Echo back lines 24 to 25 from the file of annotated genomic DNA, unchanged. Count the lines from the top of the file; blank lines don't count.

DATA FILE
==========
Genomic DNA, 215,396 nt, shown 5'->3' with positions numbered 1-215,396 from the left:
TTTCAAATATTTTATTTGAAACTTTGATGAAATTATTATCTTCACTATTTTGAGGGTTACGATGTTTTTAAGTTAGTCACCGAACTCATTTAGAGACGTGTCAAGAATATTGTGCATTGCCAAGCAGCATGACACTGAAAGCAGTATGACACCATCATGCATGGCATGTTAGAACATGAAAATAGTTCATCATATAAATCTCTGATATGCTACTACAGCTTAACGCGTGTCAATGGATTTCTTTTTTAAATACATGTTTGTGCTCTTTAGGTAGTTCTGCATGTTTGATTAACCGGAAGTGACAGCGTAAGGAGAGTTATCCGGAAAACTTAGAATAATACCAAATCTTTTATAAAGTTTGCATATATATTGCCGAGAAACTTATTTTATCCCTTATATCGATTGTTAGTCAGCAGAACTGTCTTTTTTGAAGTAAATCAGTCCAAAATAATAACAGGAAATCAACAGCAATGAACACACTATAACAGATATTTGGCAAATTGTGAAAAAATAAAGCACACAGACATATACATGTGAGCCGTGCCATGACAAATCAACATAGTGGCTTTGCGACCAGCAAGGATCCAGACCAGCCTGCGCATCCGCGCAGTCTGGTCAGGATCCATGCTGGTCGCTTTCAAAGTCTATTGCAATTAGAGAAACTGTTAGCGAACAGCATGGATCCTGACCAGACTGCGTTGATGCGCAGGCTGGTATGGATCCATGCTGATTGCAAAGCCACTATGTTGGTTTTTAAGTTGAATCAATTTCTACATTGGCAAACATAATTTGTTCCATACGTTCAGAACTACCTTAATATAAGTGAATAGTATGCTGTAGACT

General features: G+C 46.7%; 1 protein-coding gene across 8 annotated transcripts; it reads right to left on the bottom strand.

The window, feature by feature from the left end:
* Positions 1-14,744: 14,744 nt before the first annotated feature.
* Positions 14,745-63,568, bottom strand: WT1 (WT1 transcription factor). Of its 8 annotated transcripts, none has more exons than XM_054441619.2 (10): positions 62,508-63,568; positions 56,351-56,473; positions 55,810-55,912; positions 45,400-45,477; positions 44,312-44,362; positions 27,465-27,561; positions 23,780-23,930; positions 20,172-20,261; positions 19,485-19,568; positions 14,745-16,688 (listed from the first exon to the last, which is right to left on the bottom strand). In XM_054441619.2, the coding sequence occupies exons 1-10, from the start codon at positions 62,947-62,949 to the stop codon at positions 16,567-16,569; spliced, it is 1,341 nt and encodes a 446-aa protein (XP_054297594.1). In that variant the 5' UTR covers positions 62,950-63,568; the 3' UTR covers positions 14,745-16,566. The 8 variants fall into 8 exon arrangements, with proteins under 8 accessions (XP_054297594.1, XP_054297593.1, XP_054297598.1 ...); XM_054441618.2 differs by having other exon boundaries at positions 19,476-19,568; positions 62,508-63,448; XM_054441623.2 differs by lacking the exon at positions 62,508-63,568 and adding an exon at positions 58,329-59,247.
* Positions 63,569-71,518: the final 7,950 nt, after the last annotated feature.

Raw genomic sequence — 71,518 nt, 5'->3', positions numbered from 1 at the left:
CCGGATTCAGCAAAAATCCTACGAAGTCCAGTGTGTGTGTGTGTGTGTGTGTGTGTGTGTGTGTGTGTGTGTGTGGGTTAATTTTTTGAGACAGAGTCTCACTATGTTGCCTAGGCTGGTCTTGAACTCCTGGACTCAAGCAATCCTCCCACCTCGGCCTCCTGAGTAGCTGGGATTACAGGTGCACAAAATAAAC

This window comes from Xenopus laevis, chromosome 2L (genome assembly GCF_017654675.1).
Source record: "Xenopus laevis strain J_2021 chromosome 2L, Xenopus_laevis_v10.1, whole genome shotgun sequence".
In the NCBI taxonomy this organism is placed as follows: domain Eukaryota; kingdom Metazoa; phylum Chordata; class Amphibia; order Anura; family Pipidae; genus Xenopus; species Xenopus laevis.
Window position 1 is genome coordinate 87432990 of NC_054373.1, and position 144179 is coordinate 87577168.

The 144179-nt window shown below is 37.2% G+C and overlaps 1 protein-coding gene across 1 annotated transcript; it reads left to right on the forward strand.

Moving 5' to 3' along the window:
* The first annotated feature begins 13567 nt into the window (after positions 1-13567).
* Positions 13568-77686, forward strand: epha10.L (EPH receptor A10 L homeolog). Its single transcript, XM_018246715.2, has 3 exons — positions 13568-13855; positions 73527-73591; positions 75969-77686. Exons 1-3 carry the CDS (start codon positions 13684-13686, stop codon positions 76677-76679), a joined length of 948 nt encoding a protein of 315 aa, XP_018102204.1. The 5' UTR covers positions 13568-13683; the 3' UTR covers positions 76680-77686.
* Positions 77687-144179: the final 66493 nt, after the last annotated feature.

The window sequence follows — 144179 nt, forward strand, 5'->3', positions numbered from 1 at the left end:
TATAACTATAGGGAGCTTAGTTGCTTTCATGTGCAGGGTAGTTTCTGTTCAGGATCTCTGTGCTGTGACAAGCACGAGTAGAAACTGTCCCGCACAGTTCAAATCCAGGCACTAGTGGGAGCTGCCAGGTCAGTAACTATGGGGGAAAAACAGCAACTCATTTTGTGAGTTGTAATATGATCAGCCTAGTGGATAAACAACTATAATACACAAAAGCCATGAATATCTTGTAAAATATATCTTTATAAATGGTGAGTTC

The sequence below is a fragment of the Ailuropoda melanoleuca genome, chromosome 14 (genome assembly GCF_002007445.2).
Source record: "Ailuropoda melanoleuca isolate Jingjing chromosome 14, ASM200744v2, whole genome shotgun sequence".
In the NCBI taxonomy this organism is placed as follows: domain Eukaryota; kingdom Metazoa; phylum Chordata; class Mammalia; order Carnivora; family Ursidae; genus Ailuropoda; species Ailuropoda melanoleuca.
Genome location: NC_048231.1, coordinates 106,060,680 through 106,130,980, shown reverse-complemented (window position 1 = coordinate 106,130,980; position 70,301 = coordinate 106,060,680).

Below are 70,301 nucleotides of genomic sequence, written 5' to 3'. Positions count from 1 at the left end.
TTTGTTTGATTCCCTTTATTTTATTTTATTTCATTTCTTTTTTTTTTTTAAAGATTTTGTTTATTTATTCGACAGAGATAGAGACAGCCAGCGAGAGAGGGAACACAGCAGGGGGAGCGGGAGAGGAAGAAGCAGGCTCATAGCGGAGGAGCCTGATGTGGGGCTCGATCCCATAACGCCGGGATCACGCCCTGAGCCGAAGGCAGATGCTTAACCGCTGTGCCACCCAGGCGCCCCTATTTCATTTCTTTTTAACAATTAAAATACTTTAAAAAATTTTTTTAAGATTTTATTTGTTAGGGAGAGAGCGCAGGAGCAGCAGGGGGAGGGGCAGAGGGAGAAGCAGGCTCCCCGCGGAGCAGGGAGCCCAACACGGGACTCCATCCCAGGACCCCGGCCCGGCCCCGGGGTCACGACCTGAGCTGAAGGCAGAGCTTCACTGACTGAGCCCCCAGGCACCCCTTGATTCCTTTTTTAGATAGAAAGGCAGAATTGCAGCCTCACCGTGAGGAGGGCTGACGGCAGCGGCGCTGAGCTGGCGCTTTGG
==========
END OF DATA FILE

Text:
Genome location: NC_048231.1, coordinates 106,060,680 through 106,130,980, shown reverse-complemented (window position 1 = coordinate 106,130,980; position 70,301 = coordinate 106,060,680).

Below are 70,301 nucleotides of genomic sequence, written 5' to 3'. Positions count from 1 at the left end.